In the first version of this story, I incorrectly said that David Clanachan was from the CFL. That was an error. He came from Tim Hortons and was not involved in the CFL. I apologize for the error and have corrected the story.
In sports, talking about culture has almost become a cliché.
A team struggles? Must be a bad culture. Same team overachieves the following season? Well, that’s gotta be a culture change that allowed them to excel.
In a world that is dominated by stats and performance measures, the nebulous idea of culture still holds a lot of weight.
As with most things in sports, there are pros and cons to talking about it. Truthfully, there have been teams where members could not stand each other that won championships and rooms full of “good guys” that finished well below .500.
That said, one’s work environment is always going to affect how you perform. It doesn’t matter if you are delivering mail or delivering free kicks, if your boss makes things uncomfortable for you then you’re going to struggle to do it to the best of your ability.
Which brings me to the topic of the CanPL front office.
In recent days, I have had multiple people who have worked in the CanPL head office reach out to me to suggest that they were unable to do their jobs to the best of their ability. They talk of a growing divide between the Senior Leadership Team (SLT) and the rank and file that work there and a feeling that there is no room for voices or opinions that do not come from the same perspective as the SLT does.
To be clear, we aren’t talking about more serious issues here. No one is suggesting any form of abuse is taking place. What they are suggesting, to put it in the most clinically business way possible, is that the SLT is overly siloed – those outside the inner circle don’t feel respected or heard. Or, increasingly, “didn’t” feel, as there has been a significant amount of churn from the head office over the last 6-months.
This is compounded by the fact that they were all required to take a 25% pay cut last year (same as players) and that the SLT is viewed as, for the most part, not being “soccer people.”
Indeed, of the six men – and they are all men – in the SLT, only James Easton has a significant soccer background. No one is doubting that the rest don’t have a passion for soccer, but their previous professional experience was not in the game.
Nor does the seventh, unofficial, member of the SLT, Bob Young. In many ways, Young is seen as having the most power of all, as he has an ownership stake in 25% of the league’s teams. In case you’re unaware, the public ownership face of Forge, is also the silent money behind HFX Wanderers.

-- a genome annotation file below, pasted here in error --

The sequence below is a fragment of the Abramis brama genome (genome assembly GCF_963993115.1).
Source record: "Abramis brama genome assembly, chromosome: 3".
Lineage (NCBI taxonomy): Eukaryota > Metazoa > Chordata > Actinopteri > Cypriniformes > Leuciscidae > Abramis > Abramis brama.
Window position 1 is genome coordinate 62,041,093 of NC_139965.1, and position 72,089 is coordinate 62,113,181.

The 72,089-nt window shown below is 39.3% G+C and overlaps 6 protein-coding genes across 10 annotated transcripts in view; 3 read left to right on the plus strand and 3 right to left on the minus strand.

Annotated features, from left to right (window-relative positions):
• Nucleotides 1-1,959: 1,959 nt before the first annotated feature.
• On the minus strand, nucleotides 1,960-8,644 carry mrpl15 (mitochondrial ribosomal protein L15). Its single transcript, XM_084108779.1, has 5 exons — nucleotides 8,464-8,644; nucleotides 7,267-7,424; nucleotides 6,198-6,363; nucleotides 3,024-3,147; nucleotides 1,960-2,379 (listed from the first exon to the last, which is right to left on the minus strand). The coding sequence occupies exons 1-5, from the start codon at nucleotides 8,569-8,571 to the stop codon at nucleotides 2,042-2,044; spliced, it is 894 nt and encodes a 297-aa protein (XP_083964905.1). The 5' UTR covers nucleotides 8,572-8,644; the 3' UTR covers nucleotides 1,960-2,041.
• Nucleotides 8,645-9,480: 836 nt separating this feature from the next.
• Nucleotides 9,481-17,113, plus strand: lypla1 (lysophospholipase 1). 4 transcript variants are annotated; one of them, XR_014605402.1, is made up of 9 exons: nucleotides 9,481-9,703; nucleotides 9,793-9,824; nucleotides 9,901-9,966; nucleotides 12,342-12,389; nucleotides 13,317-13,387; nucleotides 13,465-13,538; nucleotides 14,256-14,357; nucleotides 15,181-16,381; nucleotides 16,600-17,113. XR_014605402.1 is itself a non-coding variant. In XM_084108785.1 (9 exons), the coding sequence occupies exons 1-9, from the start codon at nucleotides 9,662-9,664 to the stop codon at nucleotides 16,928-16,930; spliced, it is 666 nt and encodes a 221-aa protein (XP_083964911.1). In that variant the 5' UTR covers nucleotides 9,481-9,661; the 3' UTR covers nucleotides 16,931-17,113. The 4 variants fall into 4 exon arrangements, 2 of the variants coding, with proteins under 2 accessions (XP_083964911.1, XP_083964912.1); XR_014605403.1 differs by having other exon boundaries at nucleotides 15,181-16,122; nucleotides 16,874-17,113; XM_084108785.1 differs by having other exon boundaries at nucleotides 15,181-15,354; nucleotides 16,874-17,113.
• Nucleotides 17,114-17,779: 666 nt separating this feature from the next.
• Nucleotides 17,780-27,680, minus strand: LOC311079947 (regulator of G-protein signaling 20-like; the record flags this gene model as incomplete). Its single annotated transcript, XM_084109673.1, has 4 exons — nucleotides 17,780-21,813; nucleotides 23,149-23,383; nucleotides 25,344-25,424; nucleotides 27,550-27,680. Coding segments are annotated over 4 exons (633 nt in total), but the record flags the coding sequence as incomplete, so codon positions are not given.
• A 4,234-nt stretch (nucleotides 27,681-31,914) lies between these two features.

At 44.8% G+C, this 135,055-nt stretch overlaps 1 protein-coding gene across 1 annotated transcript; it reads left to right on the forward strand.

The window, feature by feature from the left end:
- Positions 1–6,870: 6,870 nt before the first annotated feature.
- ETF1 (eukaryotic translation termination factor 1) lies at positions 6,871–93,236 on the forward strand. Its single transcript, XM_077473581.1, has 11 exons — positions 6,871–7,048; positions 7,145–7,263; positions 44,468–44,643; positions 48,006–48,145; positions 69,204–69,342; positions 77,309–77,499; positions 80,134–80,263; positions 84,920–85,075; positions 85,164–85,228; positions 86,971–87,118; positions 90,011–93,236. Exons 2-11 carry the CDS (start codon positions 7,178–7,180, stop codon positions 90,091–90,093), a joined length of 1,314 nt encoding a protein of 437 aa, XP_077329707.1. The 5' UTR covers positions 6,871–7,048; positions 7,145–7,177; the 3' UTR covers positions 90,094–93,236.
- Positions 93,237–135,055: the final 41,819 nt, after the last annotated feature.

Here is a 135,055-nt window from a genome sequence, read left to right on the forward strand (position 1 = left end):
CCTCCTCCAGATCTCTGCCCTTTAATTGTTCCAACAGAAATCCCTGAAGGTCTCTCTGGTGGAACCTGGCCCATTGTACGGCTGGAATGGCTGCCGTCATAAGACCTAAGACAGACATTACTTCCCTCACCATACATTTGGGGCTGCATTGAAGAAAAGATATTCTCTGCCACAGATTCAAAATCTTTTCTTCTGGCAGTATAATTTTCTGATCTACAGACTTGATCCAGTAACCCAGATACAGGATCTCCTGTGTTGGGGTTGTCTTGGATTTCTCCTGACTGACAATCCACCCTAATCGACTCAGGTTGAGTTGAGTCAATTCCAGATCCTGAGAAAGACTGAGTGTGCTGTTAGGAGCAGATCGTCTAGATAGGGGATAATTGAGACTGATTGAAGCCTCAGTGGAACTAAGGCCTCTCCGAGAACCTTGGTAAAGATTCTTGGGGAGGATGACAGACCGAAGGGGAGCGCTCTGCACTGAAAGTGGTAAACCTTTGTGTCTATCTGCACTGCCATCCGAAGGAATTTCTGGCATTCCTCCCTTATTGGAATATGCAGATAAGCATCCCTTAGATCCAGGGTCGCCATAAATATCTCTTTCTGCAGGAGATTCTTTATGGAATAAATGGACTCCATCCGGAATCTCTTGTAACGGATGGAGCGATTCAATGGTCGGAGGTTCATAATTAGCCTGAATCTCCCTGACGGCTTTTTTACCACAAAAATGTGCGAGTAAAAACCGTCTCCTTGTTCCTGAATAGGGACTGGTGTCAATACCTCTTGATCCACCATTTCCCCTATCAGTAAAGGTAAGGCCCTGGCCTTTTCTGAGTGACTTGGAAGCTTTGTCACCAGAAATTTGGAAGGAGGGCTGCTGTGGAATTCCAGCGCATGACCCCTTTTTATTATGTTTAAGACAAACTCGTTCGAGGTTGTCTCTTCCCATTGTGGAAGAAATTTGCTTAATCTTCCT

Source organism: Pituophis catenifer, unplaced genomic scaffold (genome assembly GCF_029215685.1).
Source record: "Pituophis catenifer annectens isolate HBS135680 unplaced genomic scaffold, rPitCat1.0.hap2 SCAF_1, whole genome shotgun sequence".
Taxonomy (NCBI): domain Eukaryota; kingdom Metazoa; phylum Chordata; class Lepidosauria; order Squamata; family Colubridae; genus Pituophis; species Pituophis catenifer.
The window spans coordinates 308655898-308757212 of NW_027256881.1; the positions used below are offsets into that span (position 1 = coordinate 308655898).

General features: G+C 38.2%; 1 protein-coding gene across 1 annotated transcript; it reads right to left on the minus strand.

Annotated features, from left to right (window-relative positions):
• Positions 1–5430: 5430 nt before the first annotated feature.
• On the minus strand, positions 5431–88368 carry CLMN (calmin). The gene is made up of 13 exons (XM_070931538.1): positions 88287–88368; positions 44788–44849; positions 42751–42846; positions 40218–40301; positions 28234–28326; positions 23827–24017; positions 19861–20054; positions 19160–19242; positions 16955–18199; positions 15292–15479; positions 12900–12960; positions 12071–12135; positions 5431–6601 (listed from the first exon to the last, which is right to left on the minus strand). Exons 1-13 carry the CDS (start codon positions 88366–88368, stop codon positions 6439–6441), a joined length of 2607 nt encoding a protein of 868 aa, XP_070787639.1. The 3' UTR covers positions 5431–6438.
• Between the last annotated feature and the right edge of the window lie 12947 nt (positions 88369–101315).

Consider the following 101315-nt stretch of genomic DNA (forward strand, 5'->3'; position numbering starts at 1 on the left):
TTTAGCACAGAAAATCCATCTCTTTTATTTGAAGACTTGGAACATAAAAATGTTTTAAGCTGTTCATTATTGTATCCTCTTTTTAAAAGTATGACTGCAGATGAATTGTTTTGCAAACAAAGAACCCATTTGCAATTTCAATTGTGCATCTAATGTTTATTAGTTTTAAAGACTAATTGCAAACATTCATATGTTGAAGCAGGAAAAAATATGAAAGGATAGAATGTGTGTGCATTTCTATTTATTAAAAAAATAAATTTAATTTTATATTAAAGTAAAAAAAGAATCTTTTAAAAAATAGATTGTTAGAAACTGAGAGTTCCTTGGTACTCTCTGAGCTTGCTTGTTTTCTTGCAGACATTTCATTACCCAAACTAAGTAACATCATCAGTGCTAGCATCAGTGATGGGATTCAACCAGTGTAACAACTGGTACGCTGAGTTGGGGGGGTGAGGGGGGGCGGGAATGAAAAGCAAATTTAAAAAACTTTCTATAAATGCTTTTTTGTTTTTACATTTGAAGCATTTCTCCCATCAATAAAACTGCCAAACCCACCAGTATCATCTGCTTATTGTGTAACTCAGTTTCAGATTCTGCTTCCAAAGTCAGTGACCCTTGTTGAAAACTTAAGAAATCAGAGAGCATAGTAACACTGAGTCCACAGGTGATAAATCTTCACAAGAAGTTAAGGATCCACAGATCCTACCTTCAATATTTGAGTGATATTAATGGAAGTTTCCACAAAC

Young also owns the Hamilton Tiger-Cats, of course, which is relevant here in that three of the six SLT come directly from the CFL world. Those three are Canadian Soccer Business CEO Scott Mitchell, Executive Vice-President Glen Johnson and VP of Commercial Operations Shaun Guest.
This group has been called the “Hamilton Mafia” by many involved in the game, based on their closeness to the Ti-Cats – the inference being that if you don’t follow their directives you will end up being (figuratively) snuffed out. There’s a little bit of Hamilton stereotyping in the nickname too, but, make no mistake, that’s a lot of power from a group of me who all come from very similar experiences.
And, it’s a similar experience that doesn’t have the best reputation for how it treats its staff.
As outlined in Sportsnet’s Arash Madani’s Tweet above (give him a follow, if you don’t already. If for no reason other than he was on the sideline during Canada’s 8-1 loss in San Pedro Sula), the CFL has become known for being a “my way or the high-way” kind of place. This is the world that Bob Young lives in and the SLT came from. It suggests that the noise coming from employees, both current and former alike, are probably more than just a few disgruntled folks making bitter parting shots at their former bosses.
Here’s the thing: No one is calling for the SLT’s removal here. This is not that kind of column. Rather, it’s a call for them to reflect on whether the boardroom might be an echo chamber and whether than might be preventing them from fully reaching their potential.
It’s 2021, all boardrooms should be seeking out diversity and voices to challenge conventional thinking.
There absolutely shouldn’t be an over correction to see only “soccer people” in the SLT, but a bunch CFL guys from Hamilton isn’t really going to cut it.
This is a league that claims to be For Canadians; By Canadians. If that is to be any more than an empty marketing slogan, the SLT needs to reflect that.